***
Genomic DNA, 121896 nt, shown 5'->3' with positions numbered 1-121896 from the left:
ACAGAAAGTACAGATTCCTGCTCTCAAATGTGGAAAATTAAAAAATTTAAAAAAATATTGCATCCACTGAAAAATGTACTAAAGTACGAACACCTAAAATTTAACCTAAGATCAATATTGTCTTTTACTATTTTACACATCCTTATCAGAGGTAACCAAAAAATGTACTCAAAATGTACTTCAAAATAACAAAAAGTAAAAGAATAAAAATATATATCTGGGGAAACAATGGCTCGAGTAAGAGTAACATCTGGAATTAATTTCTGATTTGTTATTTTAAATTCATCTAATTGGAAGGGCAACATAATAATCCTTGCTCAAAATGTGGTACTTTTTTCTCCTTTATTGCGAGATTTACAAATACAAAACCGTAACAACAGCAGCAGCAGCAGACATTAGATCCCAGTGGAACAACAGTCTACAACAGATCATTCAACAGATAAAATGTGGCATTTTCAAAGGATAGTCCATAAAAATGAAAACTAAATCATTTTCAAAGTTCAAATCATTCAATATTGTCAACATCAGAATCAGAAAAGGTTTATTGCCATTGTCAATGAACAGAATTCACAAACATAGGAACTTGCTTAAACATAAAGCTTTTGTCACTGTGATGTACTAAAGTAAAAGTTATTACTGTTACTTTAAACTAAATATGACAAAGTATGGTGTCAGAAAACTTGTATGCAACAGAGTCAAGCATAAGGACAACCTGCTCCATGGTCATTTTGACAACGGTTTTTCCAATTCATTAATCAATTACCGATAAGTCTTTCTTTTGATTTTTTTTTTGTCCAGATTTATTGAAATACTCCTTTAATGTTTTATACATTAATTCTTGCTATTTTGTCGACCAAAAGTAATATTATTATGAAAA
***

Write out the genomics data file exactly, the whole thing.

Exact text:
Genomic DNA, 121896 nt, shown 5'->3' with positions numbered 1-121896 from the left:
ACAGAAAGTACAGATTCCTGCTCTCAAATGTGGAAAATTAAAAAATTTAAAAAAATATTGCATCCACTGAAAAATGTACTAAAGTACGAACACCTAAAATTTAACCTAAGATCAATATTGTCTTTTACTATTTTACACATCCTTATCAGAGGTAACCAAAAAATGTACTCAAAATGTACTTCAAAATAACAAAAAGTAAAAGAATAAAAATATATATCTGGGGAAACAATGGCTCGAGTAAGAGTAACATCTGGAATTAATTTCTGATTTGTTATTTTAAATTCATCTAATTGGAAGGGCAACATAATAATCCTTGCTCAAAATGTGGTACTTTTTTCTCCTTTATTGCGAGATTTACAAATACAAAACCGTAACAACAGCAGCAGCAGCAGACATTAGATCCCAGTGGAACAACAGTCTACAACAGATCATTCAACAGATAAAATGTGGCATTTTCAAAGGATAGTCCATAAAAATGAAAACTAAATCATTTTCAAAGTTCAAATCATTCAATATTGTCAACATCAGAATCAGAAAAGGTTTATTGCCATTGTCAATGAACAGAATTCACAAACATAGGAACTTGCTTAAACATAAAGCTTTTGTCACTGTGATGTACTAAAGTAAAAGTTATTACTGTTACTTTAAACTAAATATGACAAAGTATGGTGTCAGAAAACTTGTATGCAACAGAGTCAAGCATAAGGACAACCTGCTCCATGGTCATTTTGACAACGGTTTTTCCAATTCATTAATCAATTACCGATAAGTCTTTCTTTTGATTTTTTTTTTGTCCAGATTTATTGAAATACTCCTTTAATGTTTTATACATTAATTCTTGCTATTTTGTCGACCAAAAGTAATATTATTATGAAAA